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Chris Paul shoots down 76ers, 78-77

Paul makes a jumper with 3.2 seconds left, but almost everyone contributes to the Clippers' victory.

February 10, 2012|By Broderick Turner

Reporting from Philadelphia — When it was over, Chris Paul and Kenyon Martin slapped hands, the same hand Paul had used to hit the game-winning shot, the same hand Martin had used on defense in the final seconds to secure the Clippers' victory Friday night.

The Clippers defeated the Philadelphia 76ers, 78-77, because so many of their hands were involved in the process, not just Paul making a 16-foot jumper with 3.2 seconds left for the final score.

It was Martin helping Paul double-team Lou Williams on his final missed shot.

It was Paul scoring 24 points on 10-for-20 shooting on a night when the Clippers shot 38.8% from the field, and 10.5% (two for 19) from three-point range.

It was Mo Williams scoring 14 points despite being weak from food poisoning.

It was Reggie Evans getting 10 rebounds, five offensive. It was Martin getting seven rebounds and a blocked shot and Blake Griffin getting 16 points and 11 rebounds.

"It wasn't pretty tonight," Clippers Coach Vinny Del Negro said. "But we battled. The outcome is the outcome.

"But if you don't compete, you're not giving yourself an opportunity. We competed tonight."

The Clippers and 76ers went back and forth in the fourth quarter, playing through seven lead changes and three ties.

Just when it looked as if the Clippers had control of the game, holding a one-point lead with 20.7 seconds left and the ball, they ran into trouble.

Ryan Gomes tried to inbound the ball to Caron Butler, but his poor pass got away. Butler tried to get the ball, but he was called for a foul on Williams, who made both free throws for a 77-76 lead with 18 seconds left.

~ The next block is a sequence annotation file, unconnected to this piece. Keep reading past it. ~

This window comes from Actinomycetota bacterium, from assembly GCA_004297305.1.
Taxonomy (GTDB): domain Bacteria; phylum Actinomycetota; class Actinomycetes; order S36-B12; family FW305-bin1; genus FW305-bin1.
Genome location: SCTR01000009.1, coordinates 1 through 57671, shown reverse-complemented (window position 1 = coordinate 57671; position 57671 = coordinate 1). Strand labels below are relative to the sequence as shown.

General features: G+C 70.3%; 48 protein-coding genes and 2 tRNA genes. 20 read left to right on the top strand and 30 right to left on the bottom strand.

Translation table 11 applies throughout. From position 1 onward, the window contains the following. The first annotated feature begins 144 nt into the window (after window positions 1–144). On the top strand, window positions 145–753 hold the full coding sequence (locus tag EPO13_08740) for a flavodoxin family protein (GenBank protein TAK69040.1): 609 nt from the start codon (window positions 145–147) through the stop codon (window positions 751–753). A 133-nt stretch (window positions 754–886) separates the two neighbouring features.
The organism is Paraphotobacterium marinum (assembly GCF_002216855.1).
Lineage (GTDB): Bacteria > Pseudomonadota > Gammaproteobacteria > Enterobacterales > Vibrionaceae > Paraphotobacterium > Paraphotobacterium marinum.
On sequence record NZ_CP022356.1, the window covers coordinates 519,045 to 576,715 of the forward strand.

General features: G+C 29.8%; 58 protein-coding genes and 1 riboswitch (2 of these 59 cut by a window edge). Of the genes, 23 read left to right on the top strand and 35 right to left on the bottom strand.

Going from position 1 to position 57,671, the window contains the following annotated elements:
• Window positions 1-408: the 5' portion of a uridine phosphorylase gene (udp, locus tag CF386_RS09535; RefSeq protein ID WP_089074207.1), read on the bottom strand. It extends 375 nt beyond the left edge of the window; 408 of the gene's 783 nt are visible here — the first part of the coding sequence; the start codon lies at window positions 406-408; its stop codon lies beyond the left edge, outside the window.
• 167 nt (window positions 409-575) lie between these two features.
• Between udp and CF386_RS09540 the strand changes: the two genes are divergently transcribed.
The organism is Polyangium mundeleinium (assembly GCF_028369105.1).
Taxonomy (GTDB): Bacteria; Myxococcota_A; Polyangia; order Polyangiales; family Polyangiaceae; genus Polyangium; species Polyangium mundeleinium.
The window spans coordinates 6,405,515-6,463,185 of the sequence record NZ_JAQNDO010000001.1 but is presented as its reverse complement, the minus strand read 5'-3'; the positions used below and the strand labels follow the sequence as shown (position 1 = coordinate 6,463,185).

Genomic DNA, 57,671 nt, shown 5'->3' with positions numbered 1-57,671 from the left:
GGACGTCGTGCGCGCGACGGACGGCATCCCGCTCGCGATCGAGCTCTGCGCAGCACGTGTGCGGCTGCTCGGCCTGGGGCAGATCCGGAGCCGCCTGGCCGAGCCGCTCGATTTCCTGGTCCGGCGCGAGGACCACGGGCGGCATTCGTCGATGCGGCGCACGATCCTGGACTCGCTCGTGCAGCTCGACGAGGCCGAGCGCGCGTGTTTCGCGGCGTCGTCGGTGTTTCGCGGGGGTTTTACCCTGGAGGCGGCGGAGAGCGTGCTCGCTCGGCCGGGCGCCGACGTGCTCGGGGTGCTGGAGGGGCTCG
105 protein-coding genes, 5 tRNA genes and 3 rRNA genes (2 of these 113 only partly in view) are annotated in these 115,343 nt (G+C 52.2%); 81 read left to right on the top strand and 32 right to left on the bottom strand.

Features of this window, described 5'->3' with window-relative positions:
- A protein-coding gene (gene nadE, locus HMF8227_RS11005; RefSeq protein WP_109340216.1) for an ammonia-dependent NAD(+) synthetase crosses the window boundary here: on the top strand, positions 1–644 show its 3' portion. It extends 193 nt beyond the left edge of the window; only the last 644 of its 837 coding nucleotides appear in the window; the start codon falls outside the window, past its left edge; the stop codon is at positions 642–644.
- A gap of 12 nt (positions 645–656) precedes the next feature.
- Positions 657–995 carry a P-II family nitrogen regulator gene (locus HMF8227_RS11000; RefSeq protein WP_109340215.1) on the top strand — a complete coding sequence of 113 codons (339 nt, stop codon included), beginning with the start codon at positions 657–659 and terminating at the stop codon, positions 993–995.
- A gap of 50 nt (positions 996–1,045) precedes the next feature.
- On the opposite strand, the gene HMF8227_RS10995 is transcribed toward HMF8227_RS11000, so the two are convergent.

Del Negro called a timeout and knew exactly who would take the last shot.

"We wanted to be in attack mode and Chris made the right play." Del Negro said. "That's what great players do."

But even that didn't go smoothly.

Paul penetrated and threw a pass to Griffin that went between the forward's legs.

Griffin scrambled to the floor to get the ball and keep it from being a turnover. He just threw the ball up over his head, the ball somehow still finding Paul near the free-throw line.

Then the six-foot Paul went back to work on 6-6 Andre Iguodala, talking his time, dribbling, getting just enough space to make the game-winning jumper.

"I looked up at the clock and saw that I had a second chance at life," Paul, with ice bags on both knees, said, smiling. "I had missed like two or three of those in the fourth quarter with the shot clock running that hit the back of the rim. Got to keep shooting. Luckily it finally went in."

The Clippers stayed in the game because Del Negro tried a lineup in the fourth quarter with Griffin at power forward, Martin at small forward and Evans at center.

And it worked for the most part, especially with Martin on the court in the final seconds.

After Paul made his shot, he and Martin smothered Williams near the sideline in front of the Clippers' bench.

Williams shot, but it wasn't close.

"I just stood there," said Martin, who used his 6-9 frame to tower over the 6-1 Williams. "I just got big. He couldn't see the rim."

broderick.turner@latimes.com

twitter.com/BA_Turner

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